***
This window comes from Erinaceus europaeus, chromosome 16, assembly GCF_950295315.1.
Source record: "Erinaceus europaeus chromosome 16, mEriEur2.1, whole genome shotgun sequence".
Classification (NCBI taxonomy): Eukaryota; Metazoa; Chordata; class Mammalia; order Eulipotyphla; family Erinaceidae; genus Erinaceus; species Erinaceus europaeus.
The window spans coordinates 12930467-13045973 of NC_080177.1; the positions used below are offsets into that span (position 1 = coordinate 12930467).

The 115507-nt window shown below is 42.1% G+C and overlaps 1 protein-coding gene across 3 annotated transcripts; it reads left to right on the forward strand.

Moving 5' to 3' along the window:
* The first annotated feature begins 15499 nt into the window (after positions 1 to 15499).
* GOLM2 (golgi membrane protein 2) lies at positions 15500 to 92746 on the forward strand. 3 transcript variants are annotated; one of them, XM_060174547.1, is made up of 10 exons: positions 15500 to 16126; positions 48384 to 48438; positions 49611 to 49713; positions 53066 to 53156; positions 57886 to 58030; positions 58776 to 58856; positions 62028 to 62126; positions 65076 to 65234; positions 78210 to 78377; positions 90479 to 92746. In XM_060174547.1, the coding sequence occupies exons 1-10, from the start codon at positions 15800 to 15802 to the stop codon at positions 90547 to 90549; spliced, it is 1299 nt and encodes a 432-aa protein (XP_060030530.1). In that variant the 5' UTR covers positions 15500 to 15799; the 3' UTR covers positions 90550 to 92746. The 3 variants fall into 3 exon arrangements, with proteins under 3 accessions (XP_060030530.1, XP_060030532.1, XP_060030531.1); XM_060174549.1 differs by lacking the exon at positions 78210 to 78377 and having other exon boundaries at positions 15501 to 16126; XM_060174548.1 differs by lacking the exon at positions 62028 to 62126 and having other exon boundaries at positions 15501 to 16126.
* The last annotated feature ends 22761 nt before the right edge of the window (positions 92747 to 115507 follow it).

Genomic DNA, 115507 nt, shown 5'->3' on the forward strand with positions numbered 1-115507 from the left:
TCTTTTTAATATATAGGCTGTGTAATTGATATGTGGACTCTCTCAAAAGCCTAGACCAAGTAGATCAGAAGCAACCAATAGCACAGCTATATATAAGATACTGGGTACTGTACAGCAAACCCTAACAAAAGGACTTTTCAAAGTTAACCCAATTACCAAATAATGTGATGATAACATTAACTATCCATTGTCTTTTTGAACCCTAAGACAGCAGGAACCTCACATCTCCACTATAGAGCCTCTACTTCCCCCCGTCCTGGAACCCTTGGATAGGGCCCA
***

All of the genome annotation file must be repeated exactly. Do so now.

This window comes from Erinaceus europaeus, chromosome 16, assembly GCF_950295315.1.
Source record: "Erinaceus europaeus chromosome 16, mEriEur2.1, whole genome shotgun sequence".
Classification (NCBI taxonomy): Eukaryota; Metazoa; Chordata; class Mammalia; order Eulipotyphla; family Erinaceidae; genus Erinaceus; species Erinaceus europaeus.
The window spans coordinates 12930467-13045973 of NC_080177.1; the positions used below are offsets into that span (position 1 = coordinate 12930467).

The 115507-nt window shown below is 42.1% G+C and overlaps 1 protein-coding gene across 3 annotated transcripts; it reads left to right on the forward strand.

Moving 5' to 3' along the window:
* The first annotated feature begins 15499 nt into the window (after positions 1 to 15499).
* GOLM2 (golgi membrane protein 2) lies at positions 15500 to 92746 on the forward strand. 3 transcript variants are annotated; one of them, XM_060174547.1, is made up of 10 exons: positions 15500 to 16126; positions 48384 to 48438; positions 49611 to 49713; positions 53066 to 53156; positions 57886 to 58030; positions 58776 to 58856; positions 62028 to 62126; positions 65076 to 65234; positions 78210 to 78377; positions 90479 to 92746. In XM_060174547.1, the coding sequence occupies exons 1-10, from the start codon at positions 15800 to 15802 to the stop codon at positions 90547 to 90549; spliced, it is 1299 nt and encodes a 432-aa protein (XP_060030530.1). In that variant the 5' UTR covers positions 15500 to 15799; the 3' UTR covers positions 90550 to 92746. The 3 variants fall into 3 exon arrangements, with proteins under 3 accessions (XP_060030530.1, XP_060030532.1, XP_060030531.1); XM_060174549.1 differs by lacking the exon at positions 78210 to 78377 and having other exon boundaries at positions 15501 to 16126; XM_060174548.1 differs by lacking the exon at positions 62028 to 62126 and having other exon boundaries at positions 15501 to 16126.
* The last annotated feature ends 22761 nt before the right edge of the window (positions 92747 to 115507 follow it).

Genomic DNA, 115507 nt, shown 5'->3' on the forward strand with positions numbered 1-115507 from the left:
TCTTTTTAATATATAGGCTGTGTAATTGATATGTGGACTCTCTCAAAAGCCTAGACCAAGTAGATCAGAAGCAACCAATAGCACAGCTATATATAAGATACTGGGTACTGTACAGCAAACCCTAACAAAAGGACTTTTCAAAGTTAACCCAATTACCAAATAATGTGATGATAACATTAACTATCCATTGTCTTTTTGAACCCTAAGACAGCAGGAACCTCACATCTCCACTATAGAGCCTCTACTTCCCCCCGTCCTGGAACCCTTGGATAGGGCCCA